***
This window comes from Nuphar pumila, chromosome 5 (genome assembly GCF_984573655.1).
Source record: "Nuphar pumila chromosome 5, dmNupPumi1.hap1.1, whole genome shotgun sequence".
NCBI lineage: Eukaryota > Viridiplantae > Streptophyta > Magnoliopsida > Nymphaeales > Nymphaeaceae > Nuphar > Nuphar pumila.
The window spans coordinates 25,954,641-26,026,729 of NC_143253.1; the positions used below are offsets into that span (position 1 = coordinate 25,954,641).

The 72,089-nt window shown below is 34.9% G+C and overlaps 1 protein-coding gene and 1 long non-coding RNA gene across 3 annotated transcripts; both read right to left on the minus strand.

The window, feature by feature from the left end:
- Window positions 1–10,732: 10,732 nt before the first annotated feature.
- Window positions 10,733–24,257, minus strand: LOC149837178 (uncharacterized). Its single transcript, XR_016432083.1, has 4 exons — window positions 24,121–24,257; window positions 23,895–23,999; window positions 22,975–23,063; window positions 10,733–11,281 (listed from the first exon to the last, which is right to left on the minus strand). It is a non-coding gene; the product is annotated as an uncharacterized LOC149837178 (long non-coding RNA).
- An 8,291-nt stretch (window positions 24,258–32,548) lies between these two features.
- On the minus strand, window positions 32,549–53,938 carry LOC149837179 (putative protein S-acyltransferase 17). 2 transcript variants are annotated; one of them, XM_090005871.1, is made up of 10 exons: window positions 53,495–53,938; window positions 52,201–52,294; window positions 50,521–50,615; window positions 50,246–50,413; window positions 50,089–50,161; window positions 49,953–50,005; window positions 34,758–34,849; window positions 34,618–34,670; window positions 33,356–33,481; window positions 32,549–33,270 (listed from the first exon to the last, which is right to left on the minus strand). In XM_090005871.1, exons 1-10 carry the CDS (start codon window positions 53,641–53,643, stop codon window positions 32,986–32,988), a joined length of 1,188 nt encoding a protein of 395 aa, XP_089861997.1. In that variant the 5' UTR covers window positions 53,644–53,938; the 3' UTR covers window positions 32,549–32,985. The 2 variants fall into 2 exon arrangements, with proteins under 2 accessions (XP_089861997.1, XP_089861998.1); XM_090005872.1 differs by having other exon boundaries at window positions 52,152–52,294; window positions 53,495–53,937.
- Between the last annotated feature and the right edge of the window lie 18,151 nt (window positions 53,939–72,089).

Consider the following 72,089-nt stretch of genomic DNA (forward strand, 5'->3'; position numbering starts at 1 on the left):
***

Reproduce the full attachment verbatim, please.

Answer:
This window comes from Nuphar pumila, chromosome 5 (genome assembly GCF_984573655.1).
Source record: "Nuphar pumila chromosome 5, dmNupPumi1.hap1.1, whole genome shotgun sequence".
NCBI lineage: Eukaryota > Viridiplantae > Streptophyta > Magnoliopsida > Nymphaeales > Nymphaeaceae > Nuphar > Nuphar pumila.
The window spans coordinates 25,954,641-26,026,729 of NC_143253.1; the positions used below are offsets into that span (position 1 = coordinate 25,954,641).

The 72,089-nt window shown below is 34.9% G+C and overlaps 1 protein-coding gene and 1 long non-coding RNA gene across 3 annotated transcripts; both read right to left on the minus strand.

The window, feature by feature from the left end:
- Window positions 1–10,732: 10,732 nt before the first annotated feature.
- Window positions 10,733–24,257, minus strand: LOC149837178 (uncharacterized). Its single transcript, XR_016432083.1, has 4 exons — window positions 24,121–24,257; window positions 23,895–23,999; window positions 22,975–23,063; window positions 10,733–11,281 (listed from the first exon to the last, which is right to left on the minus strand). It is a non-coding gene; the product is annotated as an uncharacterized LOC149837178 (long non-coding RNA).
- An 8,291-nt stretch (window positions 24,258–32,548) lies between these two features.
- On the minus strand, window positions 32,549–53,938 carry LOC149837179 (putative protein S-acyltransferase 17). 2 transcript variants are annotated; one of them, XM_090005871.1, is made up of 10 exons: window positions 53,495–53,938; window positions 52,201–52,294; window positions 50,521–50,615; window positions 50,246–50,413; window positions 50,089–50,161; window positions 49,953–50,005; window positions 34,758–34,849; window positions 34,618–34,670; window positions 33,356–33,481; window positions 32,549–33,270 (listed from the first exon to the last, which is right to left on the minus strand). In XM_090005871.1, exons 1-10 carry the CDS (start codon window positions 53,641–53,643, stop codon window positions 32,986–32,988), a joined length of 1,188 nt encoding a protein of 395 aa, XP_089861997.1. In that variant the 5' UTR covers window positions 53,644–53,938; the 3' UTR covers window positions 32,549–32,985. The 2 variants fall into 2 exon arrangements, with proteins under 2 accessions (XP_089861997.1, XP_089861998.1); XM_090005872.1 differs by having other exon boundaries at window positions 52,152–52,294; window positions 53,495–53,937.
- Between the last annotated feature and the right edge of the window lie 18,151 nt (window positions 53,939–72,089).

Consider the following 72,089-nt stretch of genomic DNA (forward strand, 5'->3'; position numbering starts at 1 on the left):